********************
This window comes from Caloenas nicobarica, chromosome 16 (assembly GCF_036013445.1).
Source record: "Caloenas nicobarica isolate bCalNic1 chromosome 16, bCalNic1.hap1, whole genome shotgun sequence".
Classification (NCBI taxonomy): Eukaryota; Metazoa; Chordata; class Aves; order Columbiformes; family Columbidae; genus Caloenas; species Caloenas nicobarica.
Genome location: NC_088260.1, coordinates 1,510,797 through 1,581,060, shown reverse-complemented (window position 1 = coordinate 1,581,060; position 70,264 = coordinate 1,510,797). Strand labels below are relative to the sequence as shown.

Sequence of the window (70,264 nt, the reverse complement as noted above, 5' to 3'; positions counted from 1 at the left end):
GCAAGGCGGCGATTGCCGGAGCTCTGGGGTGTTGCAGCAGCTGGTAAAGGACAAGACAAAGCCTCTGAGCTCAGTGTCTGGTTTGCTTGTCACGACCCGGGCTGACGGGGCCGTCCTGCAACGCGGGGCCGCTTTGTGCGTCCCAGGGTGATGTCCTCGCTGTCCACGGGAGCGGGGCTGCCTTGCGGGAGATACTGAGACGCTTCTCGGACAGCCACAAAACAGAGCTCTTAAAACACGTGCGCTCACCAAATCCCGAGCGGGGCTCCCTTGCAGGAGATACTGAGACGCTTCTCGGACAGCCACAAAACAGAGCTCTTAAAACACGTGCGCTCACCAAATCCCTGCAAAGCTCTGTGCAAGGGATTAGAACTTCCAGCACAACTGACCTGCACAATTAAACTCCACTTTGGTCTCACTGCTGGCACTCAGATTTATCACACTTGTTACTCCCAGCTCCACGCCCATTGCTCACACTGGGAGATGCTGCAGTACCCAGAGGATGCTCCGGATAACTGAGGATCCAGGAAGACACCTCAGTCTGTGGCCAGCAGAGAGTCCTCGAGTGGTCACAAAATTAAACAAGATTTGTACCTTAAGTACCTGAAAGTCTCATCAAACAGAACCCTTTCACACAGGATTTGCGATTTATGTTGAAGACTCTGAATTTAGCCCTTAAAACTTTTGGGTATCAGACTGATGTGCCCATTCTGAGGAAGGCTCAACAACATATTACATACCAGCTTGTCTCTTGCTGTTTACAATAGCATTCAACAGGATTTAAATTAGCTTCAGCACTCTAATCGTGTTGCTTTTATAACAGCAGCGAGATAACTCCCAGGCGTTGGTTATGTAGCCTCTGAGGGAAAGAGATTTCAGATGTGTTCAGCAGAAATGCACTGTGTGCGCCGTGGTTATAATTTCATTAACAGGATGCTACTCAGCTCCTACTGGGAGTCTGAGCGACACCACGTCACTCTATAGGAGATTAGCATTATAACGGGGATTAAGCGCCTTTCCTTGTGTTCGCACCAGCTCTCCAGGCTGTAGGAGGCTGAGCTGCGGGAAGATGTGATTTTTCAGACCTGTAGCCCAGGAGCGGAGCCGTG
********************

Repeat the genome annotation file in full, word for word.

This window comes from Caloenas nicobarica, chromosome 16 (assembly GCF_036013445.1).
Source record: "Caloenas nicobarica isolate bCalNic1 chromosome 16, bCalNic1.hap1, whole genome shotgun sequence".
Classification (NCBI taxonomy): Eukaryota; Metazoa; Chordata; class Aves; order Columbiformes; family Columbidae; genus Caloenas; species Caloenas nicobarica.
Genome location: NC_088260.1, coordinates 1,510,797 through 1,581,060, shown reverse-complemented (window position 1 = coordinate 1,581,060; position 70,264 = coordinate 1,510,797). Strand labels below are relative to the sequence as shown.

Sequence of the window (70,264 nt, the reverse complement as noted above, 5' to 3'; positions counted from 1 at the left end):
GCAAGGCGGCGATTGCCGGAGCTCTGGGGTGTTGCAGCAGCTGGTAAAGGACAAGACAAAGCCTCTGAGCTCAGTGTCTGGTTTGCTTGTCACGACCCGGGCTGACGGGGCCGTCCTGCAACGCGGGGCCGCTTTGTGCGTCCCAGGGTGATGTCCTCGCTGTCCACGGGAGCGGGGCTGCCTTGCGGGAGATACTGAGACGCTTCTCGGACAGCCACAAAACAGAGCTCTTAAAACACGTGCGCTCACCAAATCCCGAGCGGGGCTCCCTTGCAGGAGATACTGAGACGCTTCTCGGACAGCCACAAAACAGAGCTCTTAAAACACGTGCGCTCACCAAATCCCTGCAAAGCTCTGTGCAAGGGATTAGAACTTCCAGCACAACTGACCTGCACAATTAAACTCCACTTTGGTCTCACTGCTGGCACTCAGATTTATCACACTTGTTACTCCCAGCTCCACGCCCATTGCTCACACTGGGAGATGCTGCAGTACCCAGAGGATGCTCCGGATAACTGAGGATCCAGGAAGACACCTCAGTCTGTGGCCAGCAGAGAGTCCTCGAGTGGTCACAAAATTAAACAAGATTTGTACCTTAAGTACCTGAAAGTCTCATCAAACAGAACCCTTTCACACAGGATTTGCGATTTATGTTGAAGACTCTGAATTTAGCCCTTAAAACTTTTGGGTATCAGACTGATGTGCCCATTCTGAGGAAGGCTCAACAACATATTACATACCAGCTTGTCTCTTGCTGTTTACAATAGCATTCAACAGGATTTAAATTAGCTTCAGCACTCTAATCGTGTTGCTTTTATAACAGCAGCGAGATAACTCCCAGGCGTTGGTTATGTAGCCTCTGAGGGAAAGAGATTTCAGATGTGTTCAGCAGAAATGCACTGTGTGCGCCGTGGTTATAATTTCATTAACAGGATGCTACTCAGCTCCTACTGGGAGTCTGAGCGACACCACGTCACTCTATAGGAGATTAGCATTATAACGGGGATTAAGCGCCTTTCCTTGTGTTCGCACCAGCTCTCCAGGCTGTAGGAGGCTGAGCTGCGGGAAGATGTGATTTTTCAGACCTGTAGCCCAGGAGCGGAGCCGTG